News: FCA Collaborates with Crypto Industry to Develop New Regulations for Mainstream Adoption in the UK

UK's FCA and crypto firms collaborate to shape regulation for mainstream adoption. New authorization and promotions regimes in the works.

The United Kingdom's Financial Conduct Authority (FCA) has announced its intention to work with the crypto industry to develop new regulations. This comes as part of a wider effort by the UK government to create a new regime for cryptocurrency, which has become increasingly mainstream in recent years.

The FCA's Executive Director, Sarah Pritchard, made the announcement at the City Week conference in London on Tuesday. She stated that the FCA is open to collaborating with crypto firms in shaping new rules and regulations for the sector. The FCA is one of the main regulatory bodies overseeing crypto in the UK, alongside the Treasury.

In February of this year, the UK government launched a consultation on cryptocurrency regulation, seeking feedback from stakeholders on how to regulate the sector. The FCA has been registering crypto firms to operate in the country, and the consultation outlined that the FCA may host a new authorization regime for crypto companies, including overseas companies.

This move into "unchartered territory" for the FCA is significant, as it will require the regulator to develop new processes for dealing with overseas crypto companies looking to operate in the UK. The FCA is also planning on launching a promotions regime for digital assets, which could help to raise awareness and understanding of cryptocurrency amongst consumers.

Pritchard emphasized the need for collaboration between the FCA and the crypto industry, stating that "let's work together to shape our rules and regulations to benefit markets, consumers, and firms as crypto goes from niche to mainstream." She also stressed the importance of acknowledging the potential gains of cryptocurrency, while remaining aware of the risks.

The FCA's previous stance on cryptocurrency has been somewhat critical, due in part to concerns around the use of crypto for illicit activities. Last year, crypto received by illicit addresses hit a record high of $20.6 billion, according to Chainalysis. The collapse of the FTX exchange also did not help the FCA's perception of the crypto sector.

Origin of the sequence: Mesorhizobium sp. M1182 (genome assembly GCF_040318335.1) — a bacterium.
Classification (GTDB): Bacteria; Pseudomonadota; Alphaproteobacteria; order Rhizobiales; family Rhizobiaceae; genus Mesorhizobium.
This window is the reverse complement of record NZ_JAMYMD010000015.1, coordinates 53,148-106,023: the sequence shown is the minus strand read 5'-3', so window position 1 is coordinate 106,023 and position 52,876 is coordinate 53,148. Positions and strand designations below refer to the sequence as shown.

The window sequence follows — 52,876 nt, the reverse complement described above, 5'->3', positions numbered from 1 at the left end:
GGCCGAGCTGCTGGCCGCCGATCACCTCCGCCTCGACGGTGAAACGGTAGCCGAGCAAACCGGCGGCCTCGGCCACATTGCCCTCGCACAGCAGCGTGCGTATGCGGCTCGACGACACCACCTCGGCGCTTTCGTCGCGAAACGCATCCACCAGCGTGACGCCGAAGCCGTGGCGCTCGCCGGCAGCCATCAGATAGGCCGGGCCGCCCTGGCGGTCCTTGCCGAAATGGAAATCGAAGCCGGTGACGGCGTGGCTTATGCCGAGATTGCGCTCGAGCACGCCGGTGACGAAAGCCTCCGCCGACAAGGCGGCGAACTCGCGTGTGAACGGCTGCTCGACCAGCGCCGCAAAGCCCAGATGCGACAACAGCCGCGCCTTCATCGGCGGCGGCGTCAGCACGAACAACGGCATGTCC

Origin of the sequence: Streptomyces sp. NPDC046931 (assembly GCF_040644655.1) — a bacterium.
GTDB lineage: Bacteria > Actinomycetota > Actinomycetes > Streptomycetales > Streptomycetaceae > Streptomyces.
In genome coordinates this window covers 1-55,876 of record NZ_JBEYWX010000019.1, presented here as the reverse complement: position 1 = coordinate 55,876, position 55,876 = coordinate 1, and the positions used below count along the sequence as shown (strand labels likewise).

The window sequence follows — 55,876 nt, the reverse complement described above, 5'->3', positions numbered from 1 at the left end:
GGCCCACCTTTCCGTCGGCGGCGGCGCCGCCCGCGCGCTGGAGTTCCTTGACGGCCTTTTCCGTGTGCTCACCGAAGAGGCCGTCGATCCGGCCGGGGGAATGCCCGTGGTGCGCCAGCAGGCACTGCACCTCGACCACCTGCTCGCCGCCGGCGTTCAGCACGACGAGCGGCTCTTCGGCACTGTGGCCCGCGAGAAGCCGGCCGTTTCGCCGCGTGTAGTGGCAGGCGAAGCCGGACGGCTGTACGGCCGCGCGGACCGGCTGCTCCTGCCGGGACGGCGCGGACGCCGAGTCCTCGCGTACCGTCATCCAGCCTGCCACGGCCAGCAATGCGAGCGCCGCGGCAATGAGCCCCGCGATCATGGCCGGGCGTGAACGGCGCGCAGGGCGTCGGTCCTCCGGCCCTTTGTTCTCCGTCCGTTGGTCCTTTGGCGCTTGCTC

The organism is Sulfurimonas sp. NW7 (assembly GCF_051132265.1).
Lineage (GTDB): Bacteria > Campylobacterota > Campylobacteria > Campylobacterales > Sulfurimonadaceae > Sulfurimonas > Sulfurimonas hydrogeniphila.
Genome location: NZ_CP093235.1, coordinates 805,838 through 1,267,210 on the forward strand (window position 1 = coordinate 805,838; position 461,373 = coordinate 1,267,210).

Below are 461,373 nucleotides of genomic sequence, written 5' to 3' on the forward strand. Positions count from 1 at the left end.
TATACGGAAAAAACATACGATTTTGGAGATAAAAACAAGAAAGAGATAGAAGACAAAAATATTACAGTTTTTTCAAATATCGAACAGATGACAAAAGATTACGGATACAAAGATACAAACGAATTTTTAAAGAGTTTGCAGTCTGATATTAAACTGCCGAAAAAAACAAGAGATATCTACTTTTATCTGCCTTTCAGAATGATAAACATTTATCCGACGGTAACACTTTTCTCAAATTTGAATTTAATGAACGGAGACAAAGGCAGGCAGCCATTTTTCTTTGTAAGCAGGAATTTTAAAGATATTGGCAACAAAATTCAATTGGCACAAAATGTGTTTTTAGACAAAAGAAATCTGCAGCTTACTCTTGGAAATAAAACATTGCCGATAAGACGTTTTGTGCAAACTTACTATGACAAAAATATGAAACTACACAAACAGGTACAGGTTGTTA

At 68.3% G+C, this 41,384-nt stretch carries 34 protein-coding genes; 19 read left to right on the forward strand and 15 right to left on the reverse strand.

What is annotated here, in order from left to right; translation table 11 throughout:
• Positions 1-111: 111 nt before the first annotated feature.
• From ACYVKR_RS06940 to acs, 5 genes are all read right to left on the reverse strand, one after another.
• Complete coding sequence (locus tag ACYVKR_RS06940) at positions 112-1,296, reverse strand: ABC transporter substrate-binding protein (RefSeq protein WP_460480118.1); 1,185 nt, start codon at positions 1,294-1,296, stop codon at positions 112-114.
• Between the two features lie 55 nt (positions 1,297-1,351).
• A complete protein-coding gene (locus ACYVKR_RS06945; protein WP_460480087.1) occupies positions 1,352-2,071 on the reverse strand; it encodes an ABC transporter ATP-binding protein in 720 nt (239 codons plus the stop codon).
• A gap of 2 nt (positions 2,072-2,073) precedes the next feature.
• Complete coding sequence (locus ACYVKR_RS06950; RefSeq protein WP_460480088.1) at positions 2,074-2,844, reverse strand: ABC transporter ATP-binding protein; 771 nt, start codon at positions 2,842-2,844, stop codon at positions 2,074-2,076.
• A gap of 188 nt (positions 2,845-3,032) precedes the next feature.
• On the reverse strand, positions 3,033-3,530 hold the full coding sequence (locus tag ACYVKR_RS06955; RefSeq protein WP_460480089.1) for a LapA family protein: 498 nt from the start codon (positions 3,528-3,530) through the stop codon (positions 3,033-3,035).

Pritchard acknowledged that out of the 236 crypto applications received by the FCA, 195 were either refused or withdrew. Only 41 crypto firms have managed to register with the FCA. However, the FCA has also been listening to the concerns and feedback of the crypto industry at engagement meetings, according to industry advocates.

The move by the FCA to work with the crypto industry to develop regulation could be seen as a positive step towards mainstream adoption of cryptocurrency in the UK. With the rise of decentralized finance (DeFi) and non-fungible tokens (NFTs), it is clear that the crypto sector is not going away anytime soon.

The FCA's willingness to engage with the crypto industry in shaping regulation could also help to increase consumer confidence in the sector. By working together to develop clear and transparent rules and regulations, the crypto industry could become more accessible and trustworthy for mainstream consumers.

Overall, the FCA's announcement is a significant development in the UK's approach to cryptocurrency regulation. As the sector continues to grow and evolve, it will be important for regulatory bodies to remain open and adaptable in their approach to regulating crypto. By working with the industry, the FCA may be able to achieve this, and help to establish the UK as a leader in the crypto space.

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